How to Prevent Dementia?
elderly people
How The Effects of Ageing Can Affect The Day to Day Life of Elderly People

As adults, we have a huge amount of freedom in life, many opportunities coming our way, and many positive experiences waiting for us, but the one single thought we never want to have to consider in much detail is the idea of our parents growing old.


Of course, ageing is a fact of being human, it comes to us all, and unfortunately, for some, it can be a difficult process to view. When it is your mother or father, the situation becomes all the more heartbreaking, as you think back to the times you remember in your childhood, your parents young, full of energy, and bounding around at the same speed as you. Ageing takes that speed away from us, and it can also rob us of our independence, if we let it.


Whilst that might paint a rather depressing picture of having elderly parents, the reality doesn’t have to be that way, provided you can put into place a really positive and suitable long-term care plan. With the help and support of other family members, you can navigate this difficult decision with a lot more ease than you might think, and there are many options and ideas to consider.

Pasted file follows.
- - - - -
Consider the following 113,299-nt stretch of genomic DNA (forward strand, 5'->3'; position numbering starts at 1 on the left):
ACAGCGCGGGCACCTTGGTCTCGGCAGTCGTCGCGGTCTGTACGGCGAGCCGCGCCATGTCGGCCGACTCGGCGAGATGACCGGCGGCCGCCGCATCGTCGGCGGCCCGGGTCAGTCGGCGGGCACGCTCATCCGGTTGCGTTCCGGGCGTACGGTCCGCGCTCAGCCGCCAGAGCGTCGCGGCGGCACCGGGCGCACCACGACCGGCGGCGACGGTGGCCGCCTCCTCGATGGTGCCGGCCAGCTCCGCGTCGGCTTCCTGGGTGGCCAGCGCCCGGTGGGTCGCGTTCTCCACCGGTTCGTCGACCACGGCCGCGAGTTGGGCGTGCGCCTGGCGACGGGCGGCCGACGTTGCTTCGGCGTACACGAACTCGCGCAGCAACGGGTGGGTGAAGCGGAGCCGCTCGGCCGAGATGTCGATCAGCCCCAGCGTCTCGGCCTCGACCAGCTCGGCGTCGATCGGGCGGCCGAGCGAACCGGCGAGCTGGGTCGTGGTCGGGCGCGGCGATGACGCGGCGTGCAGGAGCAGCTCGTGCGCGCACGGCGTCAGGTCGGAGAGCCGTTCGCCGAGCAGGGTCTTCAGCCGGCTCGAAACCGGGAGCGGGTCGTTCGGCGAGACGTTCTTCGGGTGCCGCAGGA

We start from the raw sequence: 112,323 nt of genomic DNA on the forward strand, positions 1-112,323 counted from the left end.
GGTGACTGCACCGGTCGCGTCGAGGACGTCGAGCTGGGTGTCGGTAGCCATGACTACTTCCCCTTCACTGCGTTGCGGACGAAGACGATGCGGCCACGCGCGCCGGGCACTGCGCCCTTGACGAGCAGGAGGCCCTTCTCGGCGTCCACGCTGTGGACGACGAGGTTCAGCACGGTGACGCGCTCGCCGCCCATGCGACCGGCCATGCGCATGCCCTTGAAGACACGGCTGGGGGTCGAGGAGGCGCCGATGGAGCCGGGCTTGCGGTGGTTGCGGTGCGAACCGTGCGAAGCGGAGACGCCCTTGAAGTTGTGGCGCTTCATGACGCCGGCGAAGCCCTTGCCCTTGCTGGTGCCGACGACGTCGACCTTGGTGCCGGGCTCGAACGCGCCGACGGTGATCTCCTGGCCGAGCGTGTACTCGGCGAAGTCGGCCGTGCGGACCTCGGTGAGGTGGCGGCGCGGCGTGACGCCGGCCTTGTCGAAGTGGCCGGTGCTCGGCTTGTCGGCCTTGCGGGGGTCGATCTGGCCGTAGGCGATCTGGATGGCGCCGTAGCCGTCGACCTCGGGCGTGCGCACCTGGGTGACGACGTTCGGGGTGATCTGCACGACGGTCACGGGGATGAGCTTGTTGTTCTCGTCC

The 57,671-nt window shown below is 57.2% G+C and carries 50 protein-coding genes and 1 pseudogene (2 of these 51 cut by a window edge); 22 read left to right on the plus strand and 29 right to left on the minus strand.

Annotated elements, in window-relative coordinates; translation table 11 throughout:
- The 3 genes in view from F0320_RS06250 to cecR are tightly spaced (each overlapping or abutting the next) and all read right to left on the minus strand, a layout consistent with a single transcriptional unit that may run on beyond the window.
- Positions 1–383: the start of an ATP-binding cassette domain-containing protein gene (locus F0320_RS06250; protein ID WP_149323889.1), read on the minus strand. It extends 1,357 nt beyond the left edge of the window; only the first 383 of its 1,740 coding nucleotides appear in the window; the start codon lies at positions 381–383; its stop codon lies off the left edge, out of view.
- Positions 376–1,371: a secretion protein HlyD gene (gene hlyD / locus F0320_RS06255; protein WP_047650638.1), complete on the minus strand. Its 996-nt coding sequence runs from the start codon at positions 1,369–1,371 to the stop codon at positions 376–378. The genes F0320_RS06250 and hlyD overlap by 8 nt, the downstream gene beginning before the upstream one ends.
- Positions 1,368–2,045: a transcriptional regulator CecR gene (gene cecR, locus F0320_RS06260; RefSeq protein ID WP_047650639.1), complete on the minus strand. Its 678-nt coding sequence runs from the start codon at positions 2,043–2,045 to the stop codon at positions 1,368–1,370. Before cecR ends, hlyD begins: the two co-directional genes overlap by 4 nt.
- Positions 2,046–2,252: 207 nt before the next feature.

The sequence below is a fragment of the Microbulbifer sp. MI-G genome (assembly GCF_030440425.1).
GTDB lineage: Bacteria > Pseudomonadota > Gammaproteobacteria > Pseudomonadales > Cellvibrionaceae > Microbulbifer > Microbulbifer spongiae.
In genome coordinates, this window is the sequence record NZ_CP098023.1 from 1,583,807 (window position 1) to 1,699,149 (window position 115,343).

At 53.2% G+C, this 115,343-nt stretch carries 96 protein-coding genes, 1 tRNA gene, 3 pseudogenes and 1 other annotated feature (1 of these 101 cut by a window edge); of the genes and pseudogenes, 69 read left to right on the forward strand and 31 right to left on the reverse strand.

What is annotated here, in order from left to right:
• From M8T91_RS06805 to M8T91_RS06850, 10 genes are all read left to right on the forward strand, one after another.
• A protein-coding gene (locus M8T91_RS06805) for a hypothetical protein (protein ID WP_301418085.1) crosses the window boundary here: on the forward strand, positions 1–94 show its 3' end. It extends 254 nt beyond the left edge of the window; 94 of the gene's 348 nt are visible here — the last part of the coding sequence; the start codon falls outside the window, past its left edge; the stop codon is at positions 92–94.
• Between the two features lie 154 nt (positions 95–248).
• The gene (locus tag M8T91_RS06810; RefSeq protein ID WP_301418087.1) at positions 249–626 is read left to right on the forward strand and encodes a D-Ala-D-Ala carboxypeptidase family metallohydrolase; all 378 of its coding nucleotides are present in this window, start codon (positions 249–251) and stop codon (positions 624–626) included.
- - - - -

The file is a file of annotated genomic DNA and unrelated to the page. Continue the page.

We should certainly mention at this point that any decisions you make for ageing parents should always be discussed with them first, and their permission obtained, if that is possible. Many older people are extremely independent, and can be quite stubborn! Despite the fact that there is a clear case for support in the home, or even thinking about a care home or residential care, an elderly person may feel they can cope just fine.


You cannot force your parent to do anything they don’t want to do, whether you feel it is in their best interests or not. If your parent is unable to make decisions for themselves, e.g. if they are suffering from a degenerative mental condition, such as Alzheimers or dementia, then there are routes you can go down, pertaining to the Care Act, which will give you extra help and support in this regard.